Wednesday, 11 March 2009

Ulster Says No More Violence..

It's not often I stand foursquare behind the likes of Gordon Brown and David Cameron but I am more than happy to join with them in condemning unreservedly the latest terrorist violence in Northern Ireland. The murders of two soldiers at the weekend and a policeman on Monday are repulsive and repugnant atrocities and those who have perpetrated these crimes should be hunted down and dealt with using the full force of law.

One of the forgotten "gems" of the last fifteen years has been the economic renaissance of Ulster. The Belfast of today looks like any other major town or city in Britain but even twenty years ago, it was an inpoverished backwater. No one can argue that Tony Blair worked tirelessly and heroically to achieve the Good Friday Agreement but the foundations had been laid during the John Major Government.

Seeing former foes Ian Paisley and Martyn McGuinness taking office as leaders of a new political settlement was little short of miraculous. The decade or more of peace has brought economic prosperity in the form of substantial inward investment to Ulster and the rapis growth of the economy in Eire has also impacted on Northern Ireland.

Yet everyone knew the men of violence had not disappeared completely. True, the IRA had renounced violence and had laid down their weapons but splinter factions who rejected the path of peace have always been below the surface indulging in acts more criminal than anything else but now it seems murder and terror are resurfacing.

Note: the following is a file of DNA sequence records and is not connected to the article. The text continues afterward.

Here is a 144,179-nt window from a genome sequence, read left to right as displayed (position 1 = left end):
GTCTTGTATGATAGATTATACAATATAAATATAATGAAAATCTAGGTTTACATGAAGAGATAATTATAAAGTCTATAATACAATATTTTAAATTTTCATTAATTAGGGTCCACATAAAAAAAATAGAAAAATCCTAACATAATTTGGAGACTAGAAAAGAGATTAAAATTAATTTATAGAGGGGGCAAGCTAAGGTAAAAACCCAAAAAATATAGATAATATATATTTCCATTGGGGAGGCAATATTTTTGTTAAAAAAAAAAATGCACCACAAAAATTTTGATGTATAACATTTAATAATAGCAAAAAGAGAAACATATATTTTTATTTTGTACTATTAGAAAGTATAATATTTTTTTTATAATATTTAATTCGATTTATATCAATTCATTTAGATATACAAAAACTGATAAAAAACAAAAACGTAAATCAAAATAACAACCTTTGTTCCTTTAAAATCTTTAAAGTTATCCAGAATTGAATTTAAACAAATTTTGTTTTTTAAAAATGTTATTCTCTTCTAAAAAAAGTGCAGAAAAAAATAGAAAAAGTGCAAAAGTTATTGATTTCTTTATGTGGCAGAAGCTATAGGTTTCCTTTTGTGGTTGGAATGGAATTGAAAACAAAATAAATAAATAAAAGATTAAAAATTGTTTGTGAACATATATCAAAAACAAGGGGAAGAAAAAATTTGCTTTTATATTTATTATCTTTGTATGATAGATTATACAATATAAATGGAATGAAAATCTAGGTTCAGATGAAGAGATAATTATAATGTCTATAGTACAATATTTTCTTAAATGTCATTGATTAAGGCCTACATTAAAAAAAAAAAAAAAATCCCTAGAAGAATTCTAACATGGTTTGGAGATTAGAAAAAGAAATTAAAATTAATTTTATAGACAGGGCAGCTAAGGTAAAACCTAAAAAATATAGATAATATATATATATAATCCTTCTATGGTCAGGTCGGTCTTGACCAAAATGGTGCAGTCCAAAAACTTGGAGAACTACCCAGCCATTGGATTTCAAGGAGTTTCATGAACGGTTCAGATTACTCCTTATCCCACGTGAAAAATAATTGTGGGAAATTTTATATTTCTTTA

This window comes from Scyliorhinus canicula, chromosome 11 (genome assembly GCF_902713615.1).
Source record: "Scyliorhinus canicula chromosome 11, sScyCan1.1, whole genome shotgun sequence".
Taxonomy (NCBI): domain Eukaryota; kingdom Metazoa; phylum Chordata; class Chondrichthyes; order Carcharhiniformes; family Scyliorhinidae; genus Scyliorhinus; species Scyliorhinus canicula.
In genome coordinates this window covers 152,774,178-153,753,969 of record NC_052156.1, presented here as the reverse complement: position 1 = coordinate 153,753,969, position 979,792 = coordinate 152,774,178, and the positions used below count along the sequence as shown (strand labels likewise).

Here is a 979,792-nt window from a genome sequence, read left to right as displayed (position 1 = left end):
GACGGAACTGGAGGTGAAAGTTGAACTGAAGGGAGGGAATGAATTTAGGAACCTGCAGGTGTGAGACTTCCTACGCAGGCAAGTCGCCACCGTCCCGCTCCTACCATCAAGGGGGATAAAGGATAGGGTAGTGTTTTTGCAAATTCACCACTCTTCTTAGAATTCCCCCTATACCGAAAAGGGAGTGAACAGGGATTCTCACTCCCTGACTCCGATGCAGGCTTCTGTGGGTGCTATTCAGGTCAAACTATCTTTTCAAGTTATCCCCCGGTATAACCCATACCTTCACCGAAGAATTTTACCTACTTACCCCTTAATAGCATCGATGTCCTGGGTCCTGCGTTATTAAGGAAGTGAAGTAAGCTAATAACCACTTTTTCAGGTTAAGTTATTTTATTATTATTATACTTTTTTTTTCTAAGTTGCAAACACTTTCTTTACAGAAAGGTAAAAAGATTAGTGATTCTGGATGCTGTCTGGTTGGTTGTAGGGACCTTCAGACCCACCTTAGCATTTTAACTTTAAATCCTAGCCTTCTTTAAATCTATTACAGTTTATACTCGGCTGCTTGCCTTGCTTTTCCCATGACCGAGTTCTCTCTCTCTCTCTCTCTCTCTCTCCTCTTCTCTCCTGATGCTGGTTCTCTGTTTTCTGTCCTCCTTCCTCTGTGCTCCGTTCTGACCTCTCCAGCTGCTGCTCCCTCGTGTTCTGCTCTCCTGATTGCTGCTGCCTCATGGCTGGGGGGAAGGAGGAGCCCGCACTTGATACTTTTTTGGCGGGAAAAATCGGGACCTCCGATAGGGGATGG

The response of most politicians has been firm and measured though I thought Gerry Adams was too equivocal. This kind of violence cannot have any place in civilised society and deserves the strongest possible condemnation by civilised people.

Of course, the cancer of inculculated mutual fear, suspicion and hatred won't be purged from the Ulster soul and body politic quickly. It may take a couple of generations before the sectarian walls (both physical and mental) come down. We must not risk this process by a heavy-handed response to these atrocities. Find and punish the perpetrators of course but the Republican community as a whole is not responsible and we must redouble our efforts to achieve integration and end whatever inequalities still exist in Ulster.

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